As a former front line crime-fighter who has been shot in the line of duty defending my country from violent thugs, I did not expect any quarter and those with whom I worked will recall that I gave none to those who would extinguish the lives of the innocent.
Nevertheless, it was the tardiness, interference, lack of seriousness and focus on crime which caused me to make the critical decision 28 years ago to leave the JCF. It was a decision I never once regretted.
Even at this late stage, had I stayed I would still be a serving member, and that is the reason that I continue to speak out on the issue of crime and violence, and the consequences the complicity of the two political parties is having on our country.
Some of our former law-enforcement practitioners much smarter than I am, have argued that crime is multidimensional, and that if a fullsome approach is adopted we will begin to reap rewards.
Others in the hallowed halls of academia contend that the violence we continue to experience in Jamaica will simply vanish, if a Utopian scenario is created in which everyone has a job and enough resources to purchase whatever they want.
I summarily rubbish those arguments, as there is no evidence that poverty in Jamaica is the primary driver of violent crimes. That is not to say that as far as some crimes are concerned poverty does not play a part.
From the Lotto scam, there is data to be extrapolated which will show that poverty plays no part in its continuance.
Smart tech-savvy young men are able to scam huge sums of money from the vulnerable. They then use the illicit, ill-gotten returns to purchase high powered weapons and build-out dangerous criminal enterproses which the Government should be extremely startled by.
Law enforcement has continued to make the case that lotto scamming is a major source of the resources funding the criminal gangs operating across the Island.
I have long called for anti-gang laws similar to the US Rico Statute. The Jamaica anti-gang law, though nowhere close to the Rico Statute in strength, was a good first step.
Which brings us to the trial of alleged gang leader Uchence Wilson and his 17 co-accused.
Those watching the case may also be concerned as the lawyers for the accused defendants at the long delay in announcing a verdict in the trial presided over by Chief Justice Bryan Sykes.
(The old adage *justice delayed is justice denied *) comes to mind in this instance.
The court is on record as saying that a verdict would have been announced on January 8th, 2020.
[However, in a December 6th letter to attorneys representing the accused defendants, Chief Justice Bryan Sykes, explained that due to software issues used to collate, analyze and annotate evidence, an alternative had to be sought. The procurement for the new software, according to letter, was not completed until last week. “Unfortunately, the procurement process was not completed until December 4, 2019, when the link to the software was acquired. This new software seems more promising, but there is an inevitable learning curve which was be successfully negotiated. The transcripts and other evidence will not have to loaded unto this software, annotated and managed,” Sykes said. ]
The timely, fair and equitable dispensation of justice is some of the cornerstones on which a just and thriving society is built. Surely, in this heated environment of violent crimes and the urgency which ought to be attached to its resolution, the last thing which should be holding up the timely resolution of an important case is appropriate computer software.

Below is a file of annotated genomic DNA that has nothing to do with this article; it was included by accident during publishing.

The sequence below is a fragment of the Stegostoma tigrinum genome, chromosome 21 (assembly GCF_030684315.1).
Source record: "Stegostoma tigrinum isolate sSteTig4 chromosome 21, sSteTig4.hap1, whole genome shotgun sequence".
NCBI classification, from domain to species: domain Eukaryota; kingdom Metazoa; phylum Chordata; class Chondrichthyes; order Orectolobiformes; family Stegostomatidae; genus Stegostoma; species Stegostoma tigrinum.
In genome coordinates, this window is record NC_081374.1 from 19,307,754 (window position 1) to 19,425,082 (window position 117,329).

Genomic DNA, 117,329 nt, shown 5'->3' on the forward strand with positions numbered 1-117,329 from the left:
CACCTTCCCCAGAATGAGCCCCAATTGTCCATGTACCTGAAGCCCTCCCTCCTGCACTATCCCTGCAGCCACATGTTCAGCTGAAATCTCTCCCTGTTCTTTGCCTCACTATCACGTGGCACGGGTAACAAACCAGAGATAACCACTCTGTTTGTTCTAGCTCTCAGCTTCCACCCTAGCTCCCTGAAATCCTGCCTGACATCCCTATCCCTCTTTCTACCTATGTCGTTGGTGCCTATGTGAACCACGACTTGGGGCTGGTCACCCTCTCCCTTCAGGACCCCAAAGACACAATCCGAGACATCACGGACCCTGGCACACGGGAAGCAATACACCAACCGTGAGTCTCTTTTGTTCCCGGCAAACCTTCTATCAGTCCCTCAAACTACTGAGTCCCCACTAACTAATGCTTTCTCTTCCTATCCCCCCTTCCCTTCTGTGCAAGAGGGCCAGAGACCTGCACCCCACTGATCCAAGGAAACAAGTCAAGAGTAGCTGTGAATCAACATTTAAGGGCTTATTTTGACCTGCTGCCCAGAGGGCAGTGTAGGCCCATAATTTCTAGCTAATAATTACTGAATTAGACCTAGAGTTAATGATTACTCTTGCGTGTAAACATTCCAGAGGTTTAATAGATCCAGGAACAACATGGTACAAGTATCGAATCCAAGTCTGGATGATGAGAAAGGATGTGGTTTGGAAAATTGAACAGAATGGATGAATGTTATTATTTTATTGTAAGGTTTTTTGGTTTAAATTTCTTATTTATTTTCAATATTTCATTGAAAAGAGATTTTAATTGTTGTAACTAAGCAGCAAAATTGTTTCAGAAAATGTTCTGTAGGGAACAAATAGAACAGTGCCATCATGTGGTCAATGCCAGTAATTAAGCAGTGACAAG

The Chief Justice’s letter reveals some basic shortcomings. Quote; “This new software seems more promising”.
Sounds slipshod, rather than a professional audit which would determine qualitatively, exactly what is needed instead of what seems to be a guessing game as to its performance.
“There is an inevitable learning curve which was to be successfully negotiated”.
In other words, “we don’t know for sure whether the new software will work as we expect it to and even so we will have to then learn how to use it”.
Police and Prosecutors seem to have held up their end of the bargain. The question now is, have the justice ministry done its due diligence. Calls to the Ministry has not resolved that issue.
The optics are less than desirable, here we have an important case, one which for better or worse can be a benchmark in the way the law is enforced and unfortunately, an agency of government fell down on the job.
The partisan apologist who defends every mediocrity will also defend this latest iteration as well, you know, “things happen.”
The fact of the matter is that it is the responsibility of someone to procure whatever software is needed to ensure the smooth running of the process.
That did not happen and someone should be held accountable.
This level of protracted tardiness has been indicative of the way the public sector operates. For years much of the blame for the breakdown of the process in the criminal justice space has been laid at the feet of the police.
This cannot be.
The nation should be highly focused on the outcome of this case. On it hinges whether the practices used by police and prosecutors are good enough to secure convictions in a system which is highly hostile to the prosecution.
We too will be watching.
Mike Beckles is a former Jamaican police Detective corporal, a business owner, avid researcher, and blogger.
He is a black achiever honoree, and publisher of the blog chatt-a-box.com.
He’s also a contributor to several websites.
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